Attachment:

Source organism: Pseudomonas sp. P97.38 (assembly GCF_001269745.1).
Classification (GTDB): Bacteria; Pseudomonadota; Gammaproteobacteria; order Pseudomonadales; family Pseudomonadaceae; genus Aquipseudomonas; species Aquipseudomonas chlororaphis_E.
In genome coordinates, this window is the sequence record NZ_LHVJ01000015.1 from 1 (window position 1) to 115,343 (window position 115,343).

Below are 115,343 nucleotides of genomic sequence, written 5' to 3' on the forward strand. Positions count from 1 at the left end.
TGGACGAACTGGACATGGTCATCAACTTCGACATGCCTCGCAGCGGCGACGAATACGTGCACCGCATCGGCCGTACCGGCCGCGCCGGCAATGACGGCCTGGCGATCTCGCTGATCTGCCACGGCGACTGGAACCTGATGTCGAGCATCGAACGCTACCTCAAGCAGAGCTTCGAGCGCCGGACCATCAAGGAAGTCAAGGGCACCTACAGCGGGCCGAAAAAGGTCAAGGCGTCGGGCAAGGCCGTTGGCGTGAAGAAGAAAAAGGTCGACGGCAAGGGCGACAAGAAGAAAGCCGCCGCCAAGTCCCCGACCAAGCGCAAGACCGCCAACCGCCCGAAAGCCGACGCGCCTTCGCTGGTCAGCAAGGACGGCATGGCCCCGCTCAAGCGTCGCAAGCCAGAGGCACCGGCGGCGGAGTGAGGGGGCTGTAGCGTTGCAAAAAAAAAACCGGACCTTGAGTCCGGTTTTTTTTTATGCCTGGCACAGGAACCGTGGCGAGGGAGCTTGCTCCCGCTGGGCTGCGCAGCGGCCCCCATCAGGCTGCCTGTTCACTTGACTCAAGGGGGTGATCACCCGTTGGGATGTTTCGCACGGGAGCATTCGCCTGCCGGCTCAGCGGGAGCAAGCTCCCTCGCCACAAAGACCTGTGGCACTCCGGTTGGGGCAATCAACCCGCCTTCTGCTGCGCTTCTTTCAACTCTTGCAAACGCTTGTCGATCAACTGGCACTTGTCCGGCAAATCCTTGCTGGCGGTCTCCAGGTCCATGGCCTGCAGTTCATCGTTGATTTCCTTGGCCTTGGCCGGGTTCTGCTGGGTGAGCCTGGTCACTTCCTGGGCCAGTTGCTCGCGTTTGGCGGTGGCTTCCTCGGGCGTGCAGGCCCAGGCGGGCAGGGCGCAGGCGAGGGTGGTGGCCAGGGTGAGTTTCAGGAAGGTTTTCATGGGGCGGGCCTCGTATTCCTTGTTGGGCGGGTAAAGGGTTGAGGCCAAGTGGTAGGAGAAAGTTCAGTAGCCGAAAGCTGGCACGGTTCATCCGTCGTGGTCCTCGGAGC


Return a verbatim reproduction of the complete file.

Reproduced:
Source organism: Pseudomonas sp. P97.38 (assembly GCF_001269745.1).
Classification (GTDB): Bacteria; Pseudomonadota; Gammaproteobacteria; order Pseudomonadales; family Pseudomonadaceae; genus Aquipseudomonas; species Aquipseudomonas chlororaphis_E.
In genome coordinates, this window is the sequence record NZ_LHVJ01000015.1 from 1 (window position 1) to 115,343 (window position 115,343).

Below are 115,343 nucleotides of genomic sequence, written 5' to 3' on the forward strand. Positions count from 1 at the left end.
TGGACGAACTGGACATGGTCATCAACTTCGACATGCCTCGCAGCGGCGACGAATACGTGCACCGCATCGGCCGTACCGGCCGCGCCGGCAATGACGGCCTGGCGATCTCGCTGATCTGCCACGGCGACTGGAACCTGATGTCGAGCATCGAACGCTACCTCAAGCAGAGCTTCGAGCGCCGGACCATCAAGGAAGTCAAGGGCACCTACAGCGGGCCGAAAAAGGTCAAGGCGTCGGGCAAGGCCGTTGGCGTGAAGAAGAAAAAGGTCGACGGCAAGGGCGACAAGAAGAAAGCCGCCGCCAAGTCCCCGACCAAGCGCAAGACCGCCAACCGCCCGAAAGCCGACGCGCCTTCGCTGGTCAGCAAGGACGGCATGGCCCCGCTCAAGCGTCGCAAGCCAGAGGCACCGGCGGCGGAGTGAGGGGGCTGTAGCGTTGCAAAAAAAAAACCGGACCTTGAGTCCGGTTTTTTTTTATGCCTGGCACAGGAACCGTGGCGAGGGAGCTTGCTCCCGCTGGGCTGCGCAGCGGCCCCCATCAGGCTGCCTGTTCACTTGACTCAAGGGGGTGATCACCCGTTGGGATGTTTCGCACGGGAGCATTCGCCTGCCGGCTCAGCGGGAGCAAGCTCCCTCGCCACAAAGACCTGTGGCACTCCGGTTGGGGCAATCAACCCGCCTTCTGCTGCGCTTCTTTCAACTCTTGCAAACGCTTGTCGATCAACTGGCACTTGTCCGGCAAATCCTTGCTGGCGGTCTCCAGGTCCATGGCCTGCAGTTCATCGTTGATTTCCTTGGCCTTGGCCGGGTTCTGCTGGGTGAGCCTGGTCACTTCCTGGGCCAGTTGCTCGCGTTTGGCGGTGGCTTCCTCGGGCGTGCAGGCCCAGGCGGGCAGGGCGCAGGCGAGGGTGGTGGCCAGGGTGAGTTTCAGGAAGGTTTTCATGGGGCGGGCCTCGTATTCCTTGTTGGGCGGGTAAAGGGTTGAGGCCAAGTGGTAGGAGAAAGTTCAGTAGCCGAAAGCTGGCACGGTTCATCCGTCGTGGTCCTCGGAGC